I get asked this question at least once a week, “How do I motivate my teen?”
Is this you?
- Are you worried your teen won’t make pass?
- Perhaps your teen is isolating in their room to the point of not even engaging with friends and it really concerns you?
- Or does your teen stay online or playing video games till all hours and blows home and school responsibilities?
If this is you, you are not alone. Many teens are suffering from a malaise that steals their motivation and it can’t be blamed on the pandemic anymore. But to some degree, it may be a result of the fallout after the pandemic. Some teens didn’t bounce back when things returned to “normal.”
If you suspect a mental health issue, please seek a mental health professional. generally, however, that’s only a small percentage of the teen population and the majority of parents are left wondering what to do to engage their teens. In other words, you are not alone!
Here are a few tips that I shared with parent who attended my Brave Parent Mini Summit in our Facebook group.
1.) Make sure you know clearly what’s your problem and what’s your teen’s problem.
If you are concerned that your teen will miss the summer vacation because they won’t pass a class and will have to go to summer school, that could be your problem and you can ask, “What is your plan and how can I support you to pull that grade up?”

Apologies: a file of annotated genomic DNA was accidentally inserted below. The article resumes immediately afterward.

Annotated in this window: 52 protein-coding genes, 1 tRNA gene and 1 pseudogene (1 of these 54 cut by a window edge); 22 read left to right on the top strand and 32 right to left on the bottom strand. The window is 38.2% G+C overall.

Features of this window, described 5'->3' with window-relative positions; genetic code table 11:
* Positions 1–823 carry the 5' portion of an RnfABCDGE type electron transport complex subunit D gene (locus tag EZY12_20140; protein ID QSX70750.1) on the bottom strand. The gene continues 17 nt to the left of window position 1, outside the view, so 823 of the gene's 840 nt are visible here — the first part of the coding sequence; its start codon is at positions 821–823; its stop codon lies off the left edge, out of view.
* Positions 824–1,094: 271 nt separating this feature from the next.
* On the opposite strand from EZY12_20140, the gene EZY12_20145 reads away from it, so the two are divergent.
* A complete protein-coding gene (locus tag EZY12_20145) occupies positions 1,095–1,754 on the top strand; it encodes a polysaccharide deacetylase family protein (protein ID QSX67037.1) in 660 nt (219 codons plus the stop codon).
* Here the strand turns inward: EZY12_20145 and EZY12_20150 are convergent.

If, however, the grade doesn’t affect a future plan, you may want the natural consequences at school to play out. There’s nothing like real world experience to instruct teens.
2.) Use open ended questions and invitations by inquiry to engage your teen and assume their best response even if you’ve been rejected in the past. (Remember nonjudgmental tones invite engagement.)
“I notice you’re spending more time in your room and less time with your friends, is there something you want to talk about?”
“I notice you spending less time in the family room with your Dad and me. I miss you. Come hang out with us, we can try to get to the new level of the video game you like.”
Or use a simple request focused on the present with a suggested specific action.
“I understand you need your privacy as you are getting older, but right now, I really need help with bringing in the groceries. Will you please help me?”
Respecting your teen’s autonomy and communicating with open ended questions implies they are responsible for their thoughts, actions and feelings but communicates you want to support them and their budding ability to navigate their emotions and the world around them.
Remember a compliant teen that responds to our control tactics however well intended and guised, isn’t the goal. An authentic and growing teen finding their unique way in the world, is!